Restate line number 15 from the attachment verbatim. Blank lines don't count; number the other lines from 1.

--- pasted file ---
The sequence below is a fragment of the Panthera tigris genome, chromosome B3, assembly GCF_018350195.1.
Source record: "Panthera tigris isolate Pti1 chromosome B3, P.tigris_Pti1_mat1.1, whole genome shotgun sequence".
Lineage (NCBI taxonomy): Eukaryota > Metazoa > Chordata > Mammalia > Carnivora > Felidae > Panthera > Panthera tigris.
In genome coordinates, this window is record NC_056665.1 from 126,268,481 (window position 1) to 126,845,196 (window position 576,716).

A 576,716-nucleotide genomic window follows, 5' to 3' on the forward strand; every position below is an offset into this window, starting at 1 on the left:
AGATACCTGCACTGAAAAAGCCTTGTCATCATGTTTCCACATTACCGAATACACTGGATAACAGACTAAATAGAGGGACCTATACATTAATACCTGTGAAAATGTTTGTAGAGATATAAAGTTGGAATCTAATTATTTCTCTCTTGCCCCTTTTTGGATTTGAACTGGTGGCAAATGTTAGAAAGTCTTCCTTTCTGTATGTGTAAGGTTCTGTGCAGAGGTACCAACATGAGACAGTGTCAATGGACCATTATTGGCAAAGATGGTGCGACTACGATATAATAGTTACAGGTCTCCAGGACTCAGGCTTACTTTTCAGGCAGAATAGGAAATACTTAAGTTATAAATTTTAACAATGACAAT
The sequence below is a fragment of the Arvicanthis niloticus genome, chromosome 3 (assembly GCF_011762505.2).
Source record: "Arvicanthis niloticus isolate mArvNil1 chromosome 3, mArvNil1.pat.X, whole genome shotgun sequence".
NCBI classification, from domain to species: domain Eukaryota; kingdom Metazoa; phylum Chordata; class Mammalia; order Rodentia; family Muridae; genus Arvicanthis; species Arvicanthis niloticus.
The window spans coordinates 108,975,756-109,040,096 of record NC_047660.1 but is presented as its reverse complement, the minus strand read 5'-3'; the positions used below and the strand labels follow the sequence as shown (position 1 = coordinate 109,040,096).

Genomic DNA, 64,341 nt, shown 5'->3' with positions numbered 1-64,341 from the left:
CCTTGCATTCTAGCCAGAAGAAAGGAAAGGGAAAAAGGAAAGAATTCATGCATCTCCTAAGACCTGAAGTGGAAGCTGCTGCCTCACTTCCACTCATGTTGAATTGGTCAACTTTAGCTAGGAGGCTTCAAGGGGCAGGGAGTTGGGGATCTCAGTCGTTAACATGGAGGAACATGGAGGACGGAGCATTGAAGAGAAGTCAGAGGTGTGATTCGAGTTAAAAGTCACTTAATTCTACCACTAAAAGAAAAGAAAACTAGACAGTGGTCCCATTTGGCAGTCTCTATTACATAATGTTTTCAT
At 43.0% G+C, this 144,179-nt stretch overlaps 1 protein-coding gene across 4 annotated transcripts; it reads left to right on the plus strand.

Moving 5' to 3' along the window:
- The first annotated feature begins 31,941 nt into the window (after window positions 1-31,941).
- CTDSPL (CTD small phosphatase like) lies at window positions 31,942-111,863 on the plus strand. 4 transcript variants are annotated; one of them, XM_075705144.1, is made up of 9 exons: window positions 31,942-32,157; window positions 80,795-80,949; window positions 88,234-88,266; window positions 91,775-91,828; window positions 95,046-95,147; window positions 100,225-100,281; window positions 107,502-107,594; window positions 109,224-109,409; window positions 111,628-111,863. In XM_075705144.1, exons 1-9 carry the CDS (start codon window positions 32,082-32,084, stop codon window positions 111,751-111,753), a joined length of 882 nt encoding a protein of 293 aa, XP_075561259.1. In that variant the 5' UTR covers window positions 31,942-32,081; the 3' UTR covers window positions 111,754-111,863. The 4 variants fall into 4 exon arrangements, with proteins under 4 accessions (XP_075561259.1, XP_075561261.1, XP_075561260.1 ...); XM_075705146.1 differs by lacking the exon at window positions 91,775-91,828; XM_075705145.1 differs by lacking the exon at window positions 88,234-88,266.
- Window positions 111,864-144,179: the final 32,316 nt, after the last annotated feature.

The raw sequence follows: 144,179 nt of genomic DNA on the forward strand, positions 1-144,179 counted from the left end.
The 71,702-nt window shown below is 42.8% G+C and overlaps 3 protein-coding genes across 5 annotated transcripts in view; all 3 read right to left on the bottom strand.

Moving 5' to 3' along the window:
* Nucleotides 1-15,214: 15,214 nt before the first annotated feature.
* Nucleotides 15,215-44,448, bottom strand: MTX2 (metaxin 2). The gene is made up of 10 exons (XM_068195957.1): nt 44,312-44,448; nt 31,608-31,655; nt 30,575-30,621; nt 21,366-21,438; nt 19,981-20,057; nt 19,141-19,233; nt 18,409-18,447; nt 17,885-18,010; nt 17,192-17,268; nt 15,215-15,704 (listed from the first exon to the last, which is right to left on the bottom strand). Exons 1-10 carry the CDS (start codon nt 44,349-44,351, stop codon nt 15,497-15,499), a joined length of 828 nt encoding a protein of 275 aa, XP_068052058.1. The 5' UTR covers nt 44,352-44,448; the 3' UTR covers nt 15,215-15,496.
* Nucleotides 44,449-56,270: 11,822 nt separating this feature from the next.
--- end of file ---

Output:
- The first annotated feature begins 31,941 nt into the window (after window positions 1-31,941).